Back in the day, you probably remember your mother warning you about making sure that you were wearing clean underwear "because if you're in an accident, and they bring you to the hospital, then, you want to make sure that you don't have dirty underwear". I must admit I didn't think about this a lot during my various ER experiences of broken bones after falling off my bike or crashing into trees while learning to snowboard. Actually, there never seemed to be any checklist at the ER asking about the health or even the cleanliness of my underwear.
My first real job out of BC, after returning from three years in the Peace Corps, was as a Purchasing Expediter working for Honeywell's new minicomputer group. In a work-hard, work-harder, baptism-by-fire-environment in which you either performed or were fired, I quickly learned the realities of purchasing, inventory control and production. A great education and a great company...even though they missed the whole mini-computer thing..which prepared me well for a long career at Becton Dickinson Medical Systems-another great company with solid management development programs allowing me to eventually rise through the ranks.
But, all through that development process with more and more training, and more and more education programs, the complexities of P&L's and balance sheets always eluded me, but since I had by then become president of various companies, I had the luxury of hiring the best CFOs at Datamedix (Bob Badavas, currently CEO of Plum Tree, is a superb example) who were much better in Finance than I would ever be.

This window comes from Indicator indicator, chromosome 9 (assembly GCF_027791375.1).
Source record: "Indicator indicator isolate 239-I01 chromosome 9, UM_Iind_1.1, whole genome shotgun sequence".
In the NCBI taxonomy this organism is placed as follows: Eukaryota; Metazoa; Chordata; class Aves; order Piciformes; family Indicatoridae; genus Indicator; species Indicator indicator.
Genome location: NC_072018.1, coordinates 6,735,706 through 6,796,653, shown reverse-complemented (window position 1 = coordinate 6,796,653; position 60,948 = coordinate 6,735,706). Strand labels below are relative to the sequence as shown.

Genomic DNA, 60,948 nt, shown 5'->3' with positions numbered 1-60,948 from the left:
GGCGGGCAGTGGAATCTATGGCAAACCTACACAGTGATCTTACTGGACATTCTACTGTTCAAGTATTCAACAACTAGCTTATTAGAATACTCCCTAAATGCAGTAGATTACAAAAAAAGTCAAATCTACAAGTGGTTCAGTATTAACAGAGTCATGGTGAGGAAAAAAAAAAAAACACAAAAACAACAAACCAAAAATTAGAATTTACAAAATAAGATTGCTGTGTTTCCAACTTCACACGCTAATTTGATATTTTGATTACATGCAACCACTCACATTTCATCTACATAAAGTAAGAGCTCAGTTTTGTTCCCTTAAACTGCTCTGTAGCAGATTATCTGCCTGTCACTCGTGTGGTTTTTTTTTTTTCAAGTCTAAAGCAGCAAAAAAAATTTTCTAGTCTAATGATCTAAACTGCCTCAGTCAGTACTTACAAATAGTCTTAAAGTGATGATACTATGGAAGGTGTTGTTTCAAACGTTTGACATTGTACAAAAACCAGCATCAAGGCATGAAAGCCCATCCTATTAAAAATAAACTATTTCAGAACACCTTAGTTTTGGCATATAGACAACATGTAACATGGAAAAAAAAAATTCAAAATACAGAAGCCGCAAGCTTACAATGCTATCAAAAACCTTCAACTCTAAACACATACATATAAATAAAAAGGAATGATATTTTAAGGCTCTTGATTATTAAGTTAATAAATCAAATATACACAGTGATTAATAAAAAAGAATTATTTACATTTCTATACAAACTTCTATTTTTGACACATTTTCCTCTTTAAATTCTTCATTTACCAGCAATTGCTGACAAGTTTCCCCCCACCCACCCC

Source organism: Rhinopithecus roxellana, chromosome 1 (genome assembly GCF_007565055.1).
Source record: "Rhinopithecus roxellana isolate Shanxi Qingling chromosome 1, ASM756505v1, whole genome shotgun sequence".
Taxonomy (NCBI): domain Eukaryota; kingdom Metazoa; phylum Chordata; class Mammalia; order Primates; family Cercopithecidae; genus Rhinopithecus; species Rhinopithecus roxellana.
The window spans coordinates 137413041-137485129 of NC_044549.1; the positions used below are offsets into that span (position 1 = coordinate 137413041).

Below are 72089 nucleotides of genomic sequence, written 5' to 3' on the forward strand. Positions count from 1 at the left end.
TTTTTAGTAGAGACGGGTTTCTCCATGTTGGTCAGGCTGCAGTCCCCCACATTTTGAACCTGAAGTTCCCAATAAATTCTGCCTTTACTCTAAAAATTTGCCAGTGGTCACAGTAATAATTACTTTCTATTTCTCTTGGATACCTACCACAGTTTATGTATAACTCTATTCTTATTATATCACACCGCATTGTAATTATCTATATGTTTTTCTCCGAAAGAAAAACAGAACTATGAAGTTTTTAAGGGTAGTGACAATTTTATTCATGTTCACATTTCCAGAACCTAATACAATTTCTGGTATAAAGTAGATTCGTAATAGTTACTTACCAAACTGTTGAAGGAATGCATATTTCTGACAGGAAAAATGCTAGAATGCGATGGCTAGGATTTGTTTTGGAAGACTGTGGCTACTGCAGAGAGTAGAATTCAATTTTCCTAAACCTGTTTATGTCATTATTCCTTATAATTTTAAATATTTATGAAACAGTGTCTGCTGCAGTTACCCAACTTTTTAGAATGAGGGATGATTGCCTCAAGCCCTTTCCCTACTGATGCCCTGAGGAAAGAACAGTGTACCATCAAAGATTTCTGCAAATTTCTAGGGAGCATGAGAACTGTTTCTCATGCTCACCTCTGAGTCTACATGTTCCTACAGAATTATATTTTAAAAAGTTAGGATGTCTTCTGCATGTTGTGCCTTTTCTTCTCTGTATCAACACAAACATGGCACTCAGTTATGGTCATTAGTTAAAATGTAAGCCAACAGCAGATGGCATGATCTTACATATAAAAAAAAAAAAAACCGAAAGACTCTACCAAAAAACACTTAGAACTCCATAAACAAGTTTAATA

Those experiences led me to adopt a simple axiom that I use today with all of the managers in all of our customers:
"Your job is to hire people who are much better than you in their own skills"
Today, although I believe I'm now pretty fluent in everything Finance, my three simple Finance rules that always guide me to success are...
What's an Event? What's an Activity?
Today's my birthday.
I was born at 10 minutes past midnight in Chicago's Cook County Hospital in a blue collar, South Side neighborhood of meat cutters and steelworkers and the home of my first generation Polish grandparents. Wonderful people and wonderful memories that I still remember today since they were most often wrapped around events surrounding birthdays, Catholic holy days, marriages and funerals. All of these events are for me indelibly marked through emotions, the rituals of the church, and, of course, being Polish, the smells and kitchen sounds of unbelievable food piled high on huge oaken dining room tables.
We've all heard the saying, "Beware the Ides of March."